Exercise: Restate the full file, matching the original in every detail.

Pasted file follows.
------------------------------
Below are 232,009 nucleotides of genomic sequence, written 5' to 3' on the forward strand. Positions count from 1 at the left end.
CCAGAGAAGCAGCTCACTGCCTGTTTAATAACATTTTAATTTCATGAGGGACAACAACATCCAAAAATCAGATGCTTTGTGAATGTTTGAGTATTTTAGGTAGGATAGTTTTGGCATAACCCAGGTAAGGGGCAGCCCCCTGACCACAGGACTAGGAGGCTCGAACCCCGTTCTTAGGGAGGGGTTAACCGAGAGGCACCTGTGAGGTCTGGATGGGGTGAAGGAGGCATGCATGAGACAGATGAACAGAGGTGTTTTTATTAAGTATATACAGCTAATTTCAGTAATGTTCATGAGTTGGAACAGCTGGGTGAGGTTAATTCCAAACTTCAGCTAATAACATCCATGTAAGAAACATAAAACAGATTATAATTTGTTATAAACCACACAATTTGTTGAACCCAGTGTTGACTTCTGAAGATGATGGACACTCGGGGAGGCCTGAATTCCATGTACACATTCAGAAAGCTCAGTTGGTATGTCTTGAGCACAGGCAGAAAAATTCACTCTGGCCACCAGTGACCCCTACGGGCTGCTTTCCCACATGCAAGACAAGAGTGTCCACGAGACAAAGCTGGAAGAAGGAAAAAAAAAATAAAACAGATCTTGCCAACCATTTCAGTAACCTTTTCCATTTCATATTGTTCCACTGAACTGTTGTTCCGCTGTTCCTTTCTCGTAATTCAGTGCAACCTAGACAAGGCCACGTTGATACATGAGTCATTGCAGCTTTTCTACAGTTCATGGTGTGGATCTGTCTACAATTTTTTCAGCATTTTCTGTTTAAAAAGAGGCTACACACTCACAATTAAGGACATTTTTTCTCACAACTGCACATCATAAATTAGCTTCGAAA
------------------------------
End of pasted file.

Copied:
Below are 232,009 nucleotides of genomic sequence, written 5' to 3' on the forward strand. Positions count from 1 at the left end.
CCAGAGAAGCAGCTCACTGCCTGTTTAATAACATTTTAATTTCATGAGGGACAACAACATCCAAAAATCAGATGCTTTGTGAATGTTTGAGTATTTTAGGTAGGATAGTTTTGGCATAACCCAGGTAAGGGGCAGCCCCCTGACCACAGGACTAGGAGGCTCGAACCCCGTTCTTAGGGAGGGGTTAACCGAGAGGCACCTGTGAGGTCTGGATGGGGTGAAGGAGGCATGCATGAGACAGATGAACAGAGGTGTTTTTATTAAGTATATACAGCTAATTTCAGTAATGTTCATGAGTTGGAACAGCTGGGTGAGGTTAATTCCAAACTTCAGCTAATAACATCCATGTAAGAAACATAAAACAGATTATAATTTGTTATAAACCACACAATTTGTTGAACCCAGTGTTGACTTCTGAAGATGATGGACACTCGGGGAGGCCTGAATTCCATGTACACATTCAGAAAGCTCAGTTGGTATGTCTTGAGCACAGGCAGAAAAATTCACTCTGGCCACCAGTGACCCCTACGGGCTGCTTTCCCACATGCAAGACAAGAGTGTCCACGAGACAAAGCTGGAAGAAGGAAAAAAAAAATAAAACAGATCTTGCCAACCATTTCAGTAACCTTTTCCATTTCATATTGTTCCACTGAACTGTTGTTCCGCTGTTCCTTTCTCGTAATTCAGTGCAACCTAGACAAGGCCACGTTGATACATGAGTCATTGCAGCTTTTCTACAGTTCATGGTGTGGATCTGTCTACAATTTTTTCAGCATTTTCTGTTTAAAAAGAGGCTACACACTCACAATTAAGGACATTTTTTCTCACAACTGCACATCATAAATTAGCTTCGAAA